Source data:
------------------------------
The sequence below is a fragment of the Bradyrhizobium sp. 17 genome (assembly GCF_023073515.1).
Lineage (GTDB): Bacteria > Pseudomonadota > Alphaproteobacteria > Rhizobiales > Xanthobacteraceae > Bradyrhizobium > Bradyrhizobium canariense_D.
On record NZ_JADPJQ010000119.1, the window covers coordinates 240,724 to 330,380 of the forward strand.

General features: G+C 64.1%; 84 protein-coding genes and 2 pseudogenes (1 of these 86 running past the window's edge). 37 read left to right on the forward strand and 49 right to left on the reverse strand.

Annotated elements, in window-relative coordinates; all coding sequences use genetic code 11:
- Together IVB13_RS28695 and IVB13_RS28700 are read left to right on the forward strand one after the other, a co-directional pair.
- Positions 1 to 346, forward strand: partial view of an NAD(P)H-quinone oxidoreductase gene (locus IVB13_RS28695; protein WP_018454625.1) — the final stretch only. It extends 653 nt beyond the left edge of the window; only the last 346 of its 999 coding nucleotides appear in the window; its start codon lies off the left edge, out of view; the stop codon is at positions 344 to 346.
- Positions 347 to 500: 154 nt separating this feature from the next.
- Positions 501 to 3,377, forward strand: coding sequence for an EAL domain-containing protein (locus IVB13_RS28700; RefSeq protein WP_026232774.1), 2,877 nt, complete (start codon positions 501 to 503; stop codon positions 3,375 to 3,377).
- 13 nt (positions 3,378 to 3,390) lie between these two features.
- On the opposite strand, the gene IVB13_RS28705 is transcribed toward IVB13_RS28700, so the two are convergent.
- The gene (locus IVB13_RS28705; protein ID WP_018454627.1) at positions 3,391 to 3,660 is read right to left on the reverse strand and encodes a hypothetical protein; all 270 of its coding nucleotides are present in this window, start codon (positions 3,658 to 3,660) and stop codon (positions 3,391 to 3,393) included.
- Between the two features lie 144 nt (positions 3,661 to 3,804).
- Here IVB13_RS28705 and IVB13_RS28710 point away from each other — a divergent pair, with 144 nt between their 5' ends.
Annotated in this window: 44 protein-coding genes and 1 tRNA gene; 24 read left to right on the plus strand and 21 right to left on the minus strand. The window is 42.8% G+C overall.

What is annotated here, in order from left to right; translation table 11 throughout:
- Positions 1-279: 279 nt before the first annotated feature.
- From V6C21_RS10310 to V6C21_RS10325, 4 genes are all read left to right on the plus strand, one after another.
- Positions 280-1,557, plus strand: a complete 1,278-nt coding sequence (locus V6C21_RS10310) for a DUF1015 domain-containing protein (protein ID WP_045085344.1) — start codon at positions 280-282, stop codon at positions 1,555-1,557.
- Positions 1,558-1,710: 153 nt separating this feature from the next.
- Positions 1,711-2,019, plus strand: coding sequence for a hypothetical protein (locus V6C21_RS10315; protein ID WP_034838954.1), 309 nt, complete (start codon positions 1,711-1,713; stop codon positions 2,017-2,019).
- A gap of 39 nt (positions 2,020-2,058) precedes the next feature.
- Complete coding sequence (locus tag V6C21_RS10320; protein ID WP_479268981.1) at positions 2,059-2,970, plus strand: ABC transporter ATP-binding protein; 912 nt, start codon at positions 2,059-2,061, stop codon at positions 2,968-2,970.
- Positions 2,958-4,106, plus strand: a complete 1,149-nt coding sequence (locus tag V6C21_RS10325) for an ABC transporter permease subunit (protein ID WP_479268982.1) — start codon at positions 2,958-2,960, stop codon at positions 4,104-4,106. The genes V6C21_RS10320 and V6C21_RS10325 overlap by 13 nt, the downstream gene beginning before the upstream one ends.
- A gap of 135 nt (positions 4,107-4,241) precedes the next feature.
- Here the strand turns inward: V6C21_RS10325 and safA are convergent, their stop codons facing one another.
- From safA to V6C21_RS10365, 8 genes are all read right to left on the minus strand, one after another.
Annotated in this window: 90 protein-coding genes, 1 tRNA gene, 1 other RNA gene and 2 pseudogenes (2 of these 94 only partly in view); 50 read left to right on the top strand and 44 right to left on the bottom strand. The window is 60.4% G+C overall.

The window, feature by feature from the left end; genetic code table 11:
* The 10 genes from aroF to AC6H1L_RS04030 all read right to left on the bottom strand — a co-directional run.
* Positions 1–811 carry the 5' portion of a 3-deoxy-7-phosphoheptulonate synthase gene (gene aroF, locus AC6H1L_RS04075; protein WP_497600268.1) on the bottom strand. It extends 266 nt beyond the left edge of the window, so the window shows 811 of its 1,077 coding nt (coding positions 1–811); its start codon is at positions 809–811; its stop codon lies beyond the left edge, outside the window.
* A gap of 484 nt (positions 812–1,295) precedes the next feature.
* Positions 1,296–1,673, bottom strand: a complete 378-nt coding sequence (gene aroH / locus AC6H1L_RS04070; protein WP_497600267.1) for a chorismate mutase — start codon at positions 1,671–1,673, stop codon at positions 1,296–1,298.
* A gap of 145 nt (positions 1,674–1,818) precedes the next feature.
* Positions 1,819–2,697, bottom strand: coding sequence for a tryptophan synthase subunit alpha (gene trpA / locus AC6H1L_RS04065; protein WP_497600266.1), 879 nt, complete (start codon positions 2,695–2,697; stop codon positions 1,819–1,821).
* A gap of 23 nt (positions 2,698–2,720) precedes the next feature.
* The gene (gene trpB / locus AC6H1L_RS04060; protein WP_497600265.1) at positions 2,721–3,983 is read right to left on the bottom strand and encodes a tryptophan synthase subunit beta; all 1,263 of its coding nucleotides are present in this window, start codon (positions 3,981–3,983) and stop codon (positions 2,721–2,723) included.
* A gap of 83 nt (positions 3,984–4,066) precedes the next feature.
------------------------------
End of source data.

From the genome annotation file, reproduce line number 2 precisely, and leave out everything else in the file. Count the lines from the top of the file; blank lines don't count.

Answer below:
Lineage (GTDB): Bacteria > Pseudomonadota > Alphaproteobacteria > Rhizobiales > Xanthobacteraceae > Bradyrhizobium > Bradyrhizobium canariense_D.